Well known Sheffield fish fryer passes away

Peter Broomhead, (on the right in the checked shirt). He was a well known face in Crookes, and had taken over the running of Broomheads Fish and Chip shop from his father and grandfather.
Peter Broomhead, (on the right in the checked shirt). He was a well known face in Crookes, and had taken over the running of Broomheads Fish and Chip shop from his father and grandfather.

A man who had been running his family fish shop for decades has been remembered by his family for this passion and skill.

Peter Broomhead was a well known face in Crookes, and had taken over the running of Broomheads Fish and Chip shop from his father and grandfather.

A family statement said: “Broomheads Fish and Chip Shop in Crookes has been a familiar landmark for people who have lived in the area for many years.

“Sadly Peter Broomhead passed away last month. He and his brother John had traced their family tree back to 1748.

“Before the days of the internet they searched town hall records, visiting churches and graveyards, but they didn’t need that to know that fish frying ran in the family.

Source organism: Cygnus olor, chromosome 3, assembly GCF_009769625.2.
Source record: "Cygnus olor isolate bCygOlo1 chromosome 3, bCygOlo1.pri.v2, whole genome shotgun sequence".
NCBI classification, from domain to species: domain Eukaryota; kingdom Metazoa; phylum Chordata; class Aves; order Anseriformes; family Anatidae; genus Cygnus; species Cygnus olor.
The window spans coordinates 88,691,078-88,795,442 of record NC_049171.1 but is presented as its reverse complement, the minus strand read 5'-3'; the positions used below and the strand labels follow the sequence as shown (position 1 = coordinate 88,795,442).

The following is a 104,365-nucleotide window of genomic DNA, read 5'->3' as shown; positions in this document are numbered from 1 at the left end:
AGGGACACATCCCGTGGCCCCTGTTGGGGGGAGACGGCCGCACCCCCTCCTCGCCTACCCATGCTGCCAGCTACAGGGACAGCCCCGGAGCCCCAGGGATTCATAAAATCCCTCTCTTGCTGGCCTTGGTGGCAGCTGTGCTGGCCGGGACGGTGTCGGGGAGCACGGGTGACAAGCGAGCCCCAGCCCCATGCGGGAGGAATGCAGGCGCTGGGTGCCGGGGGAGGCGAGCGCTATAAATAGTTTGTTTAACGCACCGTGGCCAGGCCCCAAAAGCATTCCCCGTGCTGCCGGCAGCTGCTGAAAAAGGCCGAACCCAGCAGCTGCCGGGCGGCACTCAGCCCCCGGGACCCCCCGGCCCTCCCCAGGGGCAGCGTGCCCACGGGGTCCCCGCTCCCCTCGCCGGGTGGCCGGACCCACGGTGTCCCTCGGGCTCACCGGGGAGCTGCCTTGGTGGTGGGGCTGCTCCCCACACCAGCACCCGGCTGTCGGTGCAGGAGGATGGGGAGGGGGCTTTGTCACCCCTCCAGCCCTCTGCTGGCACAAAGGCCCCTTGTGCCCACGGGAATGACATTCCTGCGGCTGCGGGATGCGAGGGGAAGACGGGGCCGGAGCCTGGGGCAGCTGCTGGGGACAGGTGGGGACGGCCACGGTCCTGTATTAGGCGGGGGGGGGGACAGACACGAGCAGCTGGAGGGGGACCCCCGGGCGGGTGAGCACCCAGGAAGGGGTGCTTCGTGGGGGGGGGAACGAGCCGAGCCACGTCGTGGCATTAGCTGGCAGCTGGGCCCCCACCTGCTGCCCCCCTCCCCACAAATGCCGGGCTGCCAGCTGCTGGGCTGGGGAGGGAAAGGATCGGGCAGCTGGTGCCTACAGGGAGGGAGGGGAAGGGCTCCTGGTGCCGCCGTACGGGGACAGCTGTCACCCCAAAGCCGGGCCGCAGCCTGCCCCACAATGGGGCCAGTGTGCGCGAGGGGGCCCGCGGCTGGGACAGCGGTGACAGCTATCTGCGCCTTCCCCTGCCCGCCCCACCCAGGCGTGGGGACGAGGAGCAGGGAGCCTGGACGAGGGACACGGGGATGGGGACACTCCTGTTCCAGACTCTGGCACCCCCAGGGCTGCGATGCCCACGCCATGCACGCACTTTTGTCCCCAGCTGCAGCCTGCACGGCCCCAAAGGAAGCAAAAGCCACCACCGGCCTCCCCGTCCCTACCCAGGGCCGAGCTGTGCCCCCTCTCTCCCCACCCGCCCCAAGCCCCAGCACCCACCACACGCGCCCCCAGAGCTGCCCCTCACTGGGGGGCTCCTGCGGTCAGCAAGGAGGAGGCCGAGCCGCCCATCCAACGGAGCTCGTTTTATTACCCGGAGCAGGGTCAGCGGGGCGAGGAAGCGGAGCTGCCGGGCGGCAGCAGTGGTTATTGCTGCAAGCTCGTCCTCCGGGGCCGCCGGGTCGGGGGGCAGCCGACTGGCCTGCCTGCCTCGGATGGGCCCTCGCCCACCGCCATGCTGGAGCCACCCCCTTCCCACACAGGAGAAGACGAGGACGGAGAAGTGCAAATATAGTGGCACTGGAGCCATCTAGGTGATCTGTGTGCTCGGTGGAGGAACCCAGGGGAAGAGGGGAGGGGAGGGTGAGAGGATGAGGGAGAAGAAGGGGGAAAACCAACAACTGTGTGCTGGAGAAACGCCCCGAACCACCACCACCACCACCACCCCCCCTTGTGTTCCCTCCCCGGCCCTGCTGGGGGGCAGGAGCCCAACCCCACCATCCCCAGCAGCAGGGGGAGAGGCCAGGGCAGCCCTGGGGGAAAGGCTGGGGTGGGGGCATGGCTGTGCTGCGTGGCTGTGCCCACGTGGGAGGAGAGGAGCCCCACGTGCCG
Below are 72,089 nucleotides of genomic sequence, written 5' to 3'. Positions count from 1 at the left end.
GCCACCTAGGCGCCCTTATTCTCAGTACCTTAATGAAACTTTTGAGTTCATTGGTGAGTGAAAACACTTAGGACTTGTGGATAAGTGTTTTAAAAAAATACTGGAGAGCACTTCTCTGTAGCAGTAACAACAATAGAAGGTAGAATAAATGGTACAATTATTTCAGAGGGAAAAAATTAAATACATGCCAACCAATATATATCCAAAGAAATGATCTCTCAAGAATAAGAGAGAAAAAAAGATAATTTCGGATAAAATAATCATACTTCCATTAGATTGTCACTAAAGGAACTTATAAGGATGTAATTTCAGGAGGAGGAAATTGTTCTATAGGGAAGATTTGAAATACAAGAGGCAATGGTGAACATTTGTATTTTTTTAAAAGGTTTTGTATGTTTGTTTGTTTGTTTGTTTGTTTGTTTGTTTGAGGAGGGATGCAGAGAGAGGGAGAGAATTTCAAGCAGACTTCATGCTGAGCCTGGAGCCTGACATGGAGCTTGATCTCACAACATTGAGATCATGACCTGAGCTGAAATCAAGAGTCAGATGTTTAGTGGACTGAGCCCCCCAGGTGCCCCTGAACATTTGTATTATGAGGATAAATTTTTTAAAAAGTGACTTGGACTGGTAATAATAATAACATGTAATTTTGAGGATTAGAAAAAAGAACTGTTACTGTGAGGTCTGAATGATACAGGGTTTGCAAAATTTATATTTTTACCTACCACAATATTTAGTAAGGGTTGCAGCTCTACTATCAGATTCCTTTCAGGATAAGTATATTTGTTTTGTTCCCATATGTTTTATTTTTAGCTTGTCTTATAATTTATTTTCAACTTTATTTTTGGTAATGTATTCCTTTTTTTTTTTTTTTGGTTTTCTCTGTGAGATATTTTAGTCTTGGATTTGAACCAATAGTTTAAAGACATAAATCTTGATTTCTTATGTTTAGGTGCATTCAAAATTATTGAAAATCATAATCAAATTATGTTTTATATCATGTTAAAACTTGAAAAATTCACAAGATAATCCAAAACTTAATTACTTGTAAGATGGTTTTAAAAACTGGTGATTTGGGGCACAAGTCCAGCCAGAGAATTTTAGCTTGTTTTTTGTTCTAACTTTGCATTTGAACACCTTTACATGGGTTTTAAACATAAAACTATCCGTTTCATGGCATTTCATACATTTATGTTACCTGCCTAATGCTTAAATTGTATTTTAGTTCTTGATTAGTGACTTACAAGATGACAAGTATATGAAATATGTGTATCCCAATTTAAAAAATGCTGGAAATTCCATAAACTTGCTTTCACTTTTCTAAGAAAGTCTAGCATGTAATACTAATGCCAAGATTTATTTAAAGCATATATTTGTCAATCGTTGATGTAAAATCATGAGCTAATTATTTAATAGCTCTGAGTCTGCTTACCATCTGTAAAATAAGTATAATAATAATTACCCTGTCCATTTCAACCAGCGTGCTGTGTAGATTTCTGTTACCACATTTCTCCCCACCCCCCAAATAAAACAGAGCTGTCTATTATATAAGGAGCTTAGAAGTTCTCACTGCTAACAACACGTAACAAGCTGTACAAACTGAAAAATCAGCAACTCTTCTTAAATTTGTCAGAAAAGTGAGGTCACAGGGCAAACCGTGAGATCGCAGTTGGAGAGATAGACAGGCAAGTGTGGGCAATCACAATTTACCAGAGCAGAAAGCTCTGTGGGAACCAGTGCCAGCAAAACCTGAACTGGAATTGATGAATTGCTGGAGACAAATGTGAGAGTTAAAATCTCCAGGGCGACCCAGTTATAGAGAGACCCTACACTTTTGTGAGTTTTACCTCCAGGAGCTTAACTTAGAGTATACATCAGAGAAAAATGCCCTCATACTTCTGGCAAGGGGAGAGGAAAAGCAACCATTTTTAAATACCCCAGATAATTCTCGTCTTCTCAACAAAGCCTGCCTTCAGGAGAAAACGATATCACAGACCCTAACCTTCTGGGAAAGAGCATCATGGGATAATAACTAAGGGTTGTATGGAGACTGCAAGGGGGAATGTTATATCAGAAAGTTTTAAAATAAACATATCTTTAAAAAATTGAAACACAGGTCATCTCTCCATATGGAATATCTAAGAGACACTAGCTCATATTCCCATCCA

“Peter’s father Percy and his grandfather Joseph were fish fryers too, as were several of his uncles.

“He always talked about being in the trade. He moved to the shop in 1955 and retired in 1990. Intent on continuing the family tradition, Peter’s shop in Crookes has passed to his son John.”

The family remember visiting him and his wife, Jean, in Crookes, watching him put the potatoes in the rumbler and then in the chipper in the back of the shop and filleting the fish by hand.

The statement added: “Everything was done with skill and pride and there was always a free lunch for family.

“There were no freezers and nothing pre-prepared in those days.

“After retiring Peter followed his passion for caravanning and moved to North Yorkshire, but Sheffield was in his blood and he took as much of it with him as he could - with dozens of books about the city and treasured photographs including the first ever family shop in the late 1800s, which you can still see in Leopold Street.”